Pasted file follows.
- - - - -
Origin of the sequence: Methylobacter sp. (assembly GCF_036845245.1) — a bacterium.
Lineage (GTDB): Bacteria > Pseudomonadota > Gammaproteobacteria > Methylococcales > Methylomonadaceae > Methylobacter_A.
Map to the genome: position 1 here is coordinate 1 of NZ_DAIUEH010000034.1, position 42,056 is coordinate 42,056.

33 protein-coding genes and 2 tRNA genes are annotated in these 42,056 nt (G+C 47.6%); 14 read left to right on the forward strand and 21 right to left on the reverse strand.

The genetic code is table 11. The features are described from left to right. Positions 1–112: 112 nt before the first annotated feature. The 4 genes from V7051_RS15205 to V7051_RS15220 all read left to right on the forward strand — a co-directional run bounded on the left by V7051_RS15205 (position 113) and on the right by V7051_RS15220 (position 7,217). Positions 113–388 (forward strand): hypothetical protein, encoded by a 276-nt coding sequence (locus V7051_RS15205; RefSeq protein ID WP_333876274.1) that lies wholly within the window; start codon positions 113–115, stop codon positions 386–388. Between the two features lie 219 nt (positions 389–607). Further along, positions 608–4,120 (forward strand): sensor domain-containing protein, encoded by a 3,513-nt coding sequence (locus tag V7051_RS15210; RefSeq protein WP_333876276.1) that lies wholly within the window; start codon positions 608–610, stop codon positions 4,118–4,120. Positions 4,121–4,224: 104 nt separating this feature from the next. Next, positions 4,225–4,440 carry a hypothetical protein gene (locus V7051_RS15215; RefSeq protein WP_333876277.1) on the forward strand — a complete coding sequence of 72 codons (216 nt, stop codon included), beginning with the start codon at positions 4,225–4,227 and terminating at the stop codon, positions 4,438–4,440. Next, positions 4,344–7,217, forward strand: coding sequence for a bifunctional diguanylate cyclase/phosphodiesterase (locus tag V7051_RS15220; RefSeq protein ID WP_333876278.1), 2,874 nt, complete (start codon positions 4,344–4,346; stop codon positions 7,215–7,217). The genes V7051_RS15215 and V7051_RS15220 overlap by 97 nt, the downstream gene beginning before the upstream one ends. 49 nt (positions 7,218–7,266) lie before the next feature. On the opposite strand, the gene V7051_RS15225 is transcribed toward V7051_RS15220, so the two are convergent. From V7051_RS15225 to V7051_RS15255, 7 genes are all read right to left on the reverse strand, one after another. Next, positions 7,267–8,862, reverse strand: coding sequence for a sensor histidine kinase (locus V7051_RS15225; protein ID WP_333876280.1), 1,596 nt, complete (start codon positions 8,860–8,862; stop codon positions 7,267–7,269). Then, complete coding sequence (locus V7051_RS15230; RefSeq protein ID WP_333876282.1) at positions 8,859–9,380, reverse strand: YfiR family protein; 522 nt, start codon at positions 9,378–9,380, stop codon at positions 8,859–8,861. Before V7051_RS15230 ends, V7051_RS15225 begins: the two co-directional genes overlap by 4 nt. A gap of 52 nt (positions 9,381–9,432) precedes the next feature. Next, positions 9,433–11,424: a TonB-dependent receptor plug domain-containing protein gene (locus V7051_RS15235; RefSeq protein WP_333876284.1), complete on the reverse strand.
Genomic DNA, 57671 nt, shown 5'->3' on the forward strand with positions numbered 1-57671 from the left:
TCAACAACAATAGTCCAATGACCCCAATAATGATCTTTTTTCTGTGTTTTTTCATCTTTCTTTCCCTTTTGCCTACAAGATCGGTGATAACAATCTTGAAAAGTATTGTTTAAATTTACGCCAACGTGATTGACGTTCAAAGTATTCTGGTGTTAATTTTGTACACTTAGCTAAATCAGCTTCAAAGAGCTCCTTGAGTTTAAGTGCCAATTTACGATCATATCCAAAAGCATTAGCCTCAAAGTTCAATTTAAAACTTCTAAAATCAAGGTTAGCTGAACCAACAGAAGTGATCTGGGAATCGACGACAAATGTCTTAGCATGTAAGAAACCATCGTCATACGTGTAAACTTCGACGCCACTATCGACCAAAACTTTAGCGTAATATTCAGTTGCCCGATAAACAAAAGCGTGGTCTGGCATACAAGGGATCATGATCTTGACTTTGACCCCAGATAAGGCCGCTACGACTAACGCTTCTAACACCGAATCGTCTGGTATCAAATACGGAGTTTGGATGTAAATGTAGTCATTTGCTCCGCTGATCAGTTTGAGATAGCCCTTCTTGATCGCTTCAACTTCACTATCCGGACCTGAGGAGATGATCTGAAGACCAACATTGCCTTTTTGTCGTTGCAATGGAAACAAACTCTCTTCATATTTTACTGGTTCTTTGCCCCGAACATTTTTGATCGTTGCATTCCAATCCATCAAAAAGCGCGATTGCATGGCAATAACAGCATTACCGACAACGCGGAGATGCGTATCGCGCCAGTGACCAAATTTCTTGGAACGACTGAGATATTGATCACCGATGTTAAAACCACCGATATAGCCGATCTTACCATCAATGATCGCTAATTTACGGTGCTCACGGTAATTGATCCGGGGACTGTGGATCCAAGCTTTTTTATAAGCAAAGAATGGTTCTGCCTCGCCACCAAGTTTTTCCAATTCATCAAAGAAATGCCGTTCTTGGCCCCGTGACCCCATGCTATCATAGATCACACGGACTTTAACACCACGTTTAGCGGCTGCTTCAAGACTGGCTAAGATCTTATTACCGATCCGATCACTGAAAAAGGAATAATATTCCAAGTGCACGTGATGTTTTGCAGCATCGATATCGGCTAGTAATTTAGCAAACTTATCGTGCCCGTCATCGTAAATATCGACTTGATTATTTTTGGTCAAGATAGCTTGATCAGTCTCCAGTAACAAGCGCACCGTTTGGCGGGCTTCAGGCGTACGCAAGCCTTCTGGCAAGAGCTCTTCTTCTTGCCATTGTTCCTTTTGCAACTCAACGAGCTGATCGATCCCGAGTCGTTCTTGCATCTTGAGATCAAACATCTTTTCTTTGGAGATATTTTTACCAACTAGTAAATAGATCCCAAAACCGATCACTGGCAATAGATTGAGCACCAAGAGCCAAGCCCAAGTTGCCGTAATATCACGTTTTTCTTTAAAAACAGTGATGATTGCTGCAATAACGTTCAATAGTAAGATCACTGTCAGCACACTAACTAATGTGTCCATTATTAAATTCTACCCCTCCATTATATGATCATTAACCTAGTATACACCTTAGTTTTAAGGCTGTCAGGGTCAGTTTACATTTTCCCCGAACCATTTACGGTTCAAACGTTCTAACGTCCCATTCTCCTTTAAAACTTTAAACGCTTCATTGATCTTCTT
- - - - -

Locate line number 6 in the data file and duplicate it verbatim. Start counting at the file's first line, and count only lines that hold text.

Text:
Genomic DNA, 57671 nt, shown 5'->3' on the forward strand with positions numbered 1-57671 from the left: